City OK's joint employee health care clinic

The City of Sun Prairie is partnering with the Sun Prairie School District to set up an employee wellness clinic to curb rising health care costs.

The City of Sun Prairie is partnering with the Sun Prairie Area School District to set up an employee wellness clinic to curb rising health care costs.

The annual price tag isn’t cheap for the city — $84,697 — but city officials say a dedicated walk-in medical clinic could reduce costly ER visits and help people better manage chronic medical conditions like diabetes and high blood pressure.

The Sun Prairie City Council approved the plan Tuesday with the city cost-sharing 20/80 percent of the $423,482 plan with the school district. The Sun Prairie School Board was waiting for the city to act on the proposal before it takes its vote on Oct. 28.

Dean Health will run the clinic at its Tower Drive facility starting in July 2020 and then move to an on-site clinic at Cardinal Heights Upper Middle School in Fall 2022, according to the proposal.

Brenda Sukenik, city human resources director, said the city is trying to reduce health claims utilization and control rising costs. The city spends over $2.5 million each year on employee health insurance.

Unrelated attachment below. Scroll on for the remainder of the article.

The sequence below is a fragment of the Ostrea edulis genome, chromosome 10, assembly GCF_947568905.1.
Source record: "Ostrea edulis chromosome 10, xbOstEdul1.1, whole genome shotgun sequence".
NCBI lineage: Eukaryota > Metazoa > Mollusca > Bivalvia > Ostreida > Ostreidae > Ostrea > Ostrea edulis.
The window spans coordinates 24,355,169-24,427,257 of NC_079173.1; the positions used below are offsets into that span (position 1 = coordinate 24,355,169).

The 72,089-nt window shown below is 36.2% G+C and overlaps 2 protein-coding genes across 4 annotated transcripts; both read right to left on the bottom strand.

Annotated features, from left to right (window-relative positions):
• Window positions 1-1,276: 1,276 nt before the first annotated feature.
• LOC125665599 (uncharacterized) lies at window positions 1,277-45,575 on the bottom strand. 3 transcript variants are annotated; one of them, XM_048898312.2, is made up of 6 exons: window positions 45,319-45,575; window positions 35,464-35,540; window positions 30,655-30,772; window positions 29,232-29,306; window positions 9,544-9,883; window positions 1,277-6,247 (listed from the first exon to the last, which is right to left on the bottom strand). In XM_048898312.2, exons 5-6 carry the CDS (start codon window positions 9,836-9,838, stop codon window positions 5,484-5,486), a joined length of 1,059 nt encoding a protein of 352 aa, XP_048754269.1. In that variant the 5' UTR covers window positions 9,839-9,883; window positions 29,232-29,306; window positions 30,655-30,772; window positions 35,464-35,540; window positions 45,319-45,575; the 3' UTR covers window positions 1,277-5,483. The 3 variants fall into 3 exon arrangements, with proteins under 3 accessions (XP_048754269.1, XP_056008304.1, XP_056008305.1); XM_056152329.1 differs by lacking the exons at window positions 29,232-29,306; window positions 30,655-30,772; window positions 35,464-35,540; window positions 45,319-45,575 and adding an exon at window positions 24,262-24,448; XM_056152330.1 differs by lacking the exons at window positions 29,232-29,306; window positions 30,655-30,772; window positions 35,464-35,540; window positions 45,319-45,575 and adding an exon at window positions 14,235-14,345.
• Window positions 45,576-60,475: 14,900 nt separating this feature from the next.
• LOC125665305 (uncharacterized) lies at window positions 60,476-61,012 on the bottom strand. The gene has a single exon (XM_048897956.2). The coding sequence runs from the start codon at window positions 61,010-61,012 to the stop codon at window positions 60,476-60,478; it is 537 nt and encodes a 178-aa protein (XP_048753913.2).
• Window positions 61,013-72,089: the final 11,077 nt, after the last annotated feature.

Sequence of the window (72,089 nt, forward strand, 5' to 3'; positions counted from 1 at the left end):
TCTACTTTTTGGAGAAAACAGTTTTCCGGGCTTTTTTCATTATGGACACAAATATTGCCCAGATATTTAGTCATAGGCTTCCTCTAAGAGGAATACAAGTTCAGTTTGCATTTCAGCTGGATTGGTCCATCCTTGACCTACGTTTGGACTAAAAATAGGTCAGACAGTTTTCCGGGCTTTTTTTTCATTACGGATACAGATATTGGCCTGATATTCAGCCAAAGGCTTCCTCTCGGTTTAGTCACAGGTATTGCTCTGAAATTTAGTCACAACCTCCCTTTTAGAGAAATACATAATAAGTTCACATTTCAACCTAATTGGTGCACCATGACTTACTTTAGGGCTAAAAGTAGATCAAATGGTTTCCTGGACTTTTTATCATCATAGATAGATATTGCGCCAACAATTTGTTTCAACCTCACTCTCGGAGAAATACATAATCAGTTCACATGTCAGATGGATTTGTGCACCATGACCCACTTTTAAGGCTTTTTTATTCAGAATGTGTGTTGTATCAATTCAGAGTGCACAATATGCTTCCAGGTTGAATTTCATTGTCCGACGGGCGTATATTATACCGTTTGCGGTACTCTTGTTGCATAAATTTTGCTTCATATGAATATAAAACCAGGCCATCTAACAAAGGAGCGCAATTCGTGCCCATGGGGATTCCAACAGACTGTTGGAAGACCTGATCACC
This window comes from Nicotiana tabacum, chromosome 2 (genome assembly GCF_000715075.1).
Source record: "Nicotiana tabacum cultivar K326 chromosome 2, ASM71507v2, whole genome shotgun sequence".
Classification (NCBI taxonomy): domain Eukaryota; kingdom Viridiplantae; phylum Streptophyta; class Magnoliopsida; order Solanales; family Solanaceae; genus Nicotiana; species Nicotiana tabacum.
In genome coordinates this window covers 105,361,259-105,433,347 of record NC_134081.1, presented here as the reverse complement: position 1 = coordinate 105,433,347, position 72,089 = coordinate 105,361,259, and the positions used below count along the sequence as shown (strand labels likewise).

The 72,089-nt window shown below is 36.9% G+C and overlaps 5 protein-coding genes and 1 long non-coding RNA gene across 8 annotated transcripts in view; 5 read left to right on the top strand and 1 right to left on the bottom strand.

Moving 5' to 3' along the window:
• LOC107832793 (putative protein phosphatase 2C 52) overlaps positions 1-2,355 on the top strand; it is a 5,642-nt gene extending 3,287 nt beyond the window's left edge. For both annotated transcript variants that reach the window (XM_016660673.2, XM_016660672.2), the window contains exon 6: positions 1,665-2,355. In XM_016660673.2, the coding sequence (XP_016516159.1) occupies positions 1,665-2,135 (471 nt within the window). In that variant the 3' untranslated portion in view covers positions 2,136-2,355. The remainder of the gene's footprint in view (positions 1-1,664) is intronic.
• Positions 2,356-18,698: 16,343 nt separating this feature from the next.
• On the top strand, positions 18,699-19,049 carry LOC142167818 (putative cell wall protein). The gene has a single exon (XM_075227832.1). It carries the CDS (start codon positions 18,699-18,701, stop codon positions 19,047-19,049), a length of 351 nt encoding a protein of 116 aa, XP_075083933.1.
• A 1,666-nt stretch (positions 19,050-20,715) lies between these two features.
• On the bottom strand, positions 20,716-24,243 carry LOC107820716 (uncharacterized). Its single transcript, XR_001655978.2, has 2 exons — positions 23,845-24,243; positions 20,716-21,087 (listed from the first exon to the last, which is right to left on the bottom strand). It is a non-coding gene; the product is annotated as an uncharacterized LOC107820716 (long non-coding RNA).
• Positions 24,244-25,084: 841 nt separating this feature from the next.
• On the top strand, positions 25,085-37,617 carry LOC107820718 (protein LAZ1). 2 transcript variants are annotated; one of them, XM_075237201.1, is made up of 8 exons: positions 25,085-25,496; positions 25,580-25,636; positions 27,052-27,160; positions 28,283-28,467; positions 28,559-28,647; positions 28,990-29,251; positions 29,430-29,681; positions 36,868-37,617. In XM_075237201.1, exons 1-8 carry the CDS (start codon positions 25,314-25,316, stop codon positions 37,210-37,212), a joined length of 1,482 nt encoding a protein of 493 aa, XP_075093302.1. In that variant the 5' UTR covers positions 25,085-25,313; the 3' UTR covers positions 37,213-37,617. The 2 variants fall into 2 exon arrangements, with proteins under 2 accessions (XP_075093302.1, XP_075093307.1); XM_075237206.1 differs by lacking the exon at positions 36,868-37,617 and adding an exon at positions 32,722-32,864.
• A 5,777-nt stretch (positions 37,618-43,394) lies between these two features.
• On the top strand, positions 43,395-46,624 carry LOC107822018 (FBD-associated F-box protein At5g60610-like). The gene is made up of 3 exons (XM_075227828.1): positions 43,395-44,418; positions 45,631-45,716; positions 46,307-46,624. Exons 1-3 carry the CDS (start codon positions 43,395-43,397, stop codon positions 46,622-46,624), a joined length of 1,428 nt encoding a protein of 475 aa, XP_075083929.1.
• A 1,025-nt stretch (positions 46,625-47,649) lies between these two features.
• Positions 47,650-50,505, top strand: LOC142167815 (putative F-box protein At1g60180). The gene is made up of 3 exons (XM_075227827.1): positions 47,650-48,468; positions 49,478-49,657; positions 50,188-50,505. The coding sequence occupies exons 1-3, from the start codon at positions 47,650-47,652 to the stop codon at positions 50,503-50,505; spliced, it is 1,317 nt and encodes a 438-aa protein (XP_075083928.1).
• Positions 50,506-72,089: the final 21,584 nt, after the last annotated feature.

According to a benefit and risk consultant report, one employee wellness clinic success stories at Elmbrook School District in Brookfield, Wis., that saw cost-per-visit rates decrease by 37 percent over two years. Sheboygan County InHealth Clinic has also been able to keep costs in check when compared with other clinics.

A joint clinic between the City of Oshkosh, the Oshkosh School District, and Winnebago County, opened in 2015, hasn’t yet determined long-term savings. Sukenik said in a previous city meeting that the Waunakee School District implemented a wellness clinic with significant costs but hasn’t had the utilization it had hoped for.

Over the last five years, claims paid have exceeded premiums paid for the 500-plus employees covered on the City of Sun Prairie’s health insurance plan.

Data found that almost half of emergency room visits were non-emergency or could have been prevented or avoided.

Health plan consultants identified key areas for the city to reduce costs including managing care for employees who have diabetes, asthmas, high blood pressure through diet, exercise, stress management, and medication. Consultants reported that employees that don’t manage these conditions miss work three times more than employees who do. They also have six to eight times higher health care costs.

Sukenik said that Dean has also offered rate caps for 2022-23 with the clinic’s establishment.

It’s part of a strategy the city has used over the last six years to control rising employee health insurance. The city has increased co-pays for office visits, moved to a sole provider with High Deductible Health Plan and HRA/HSA contribution, reduced HRA/HSA contributions and changed insurers.

The employee wellness clinic would also do city pre-employment drug testing, occupational health testing, and handle workmen’s compensation cases.

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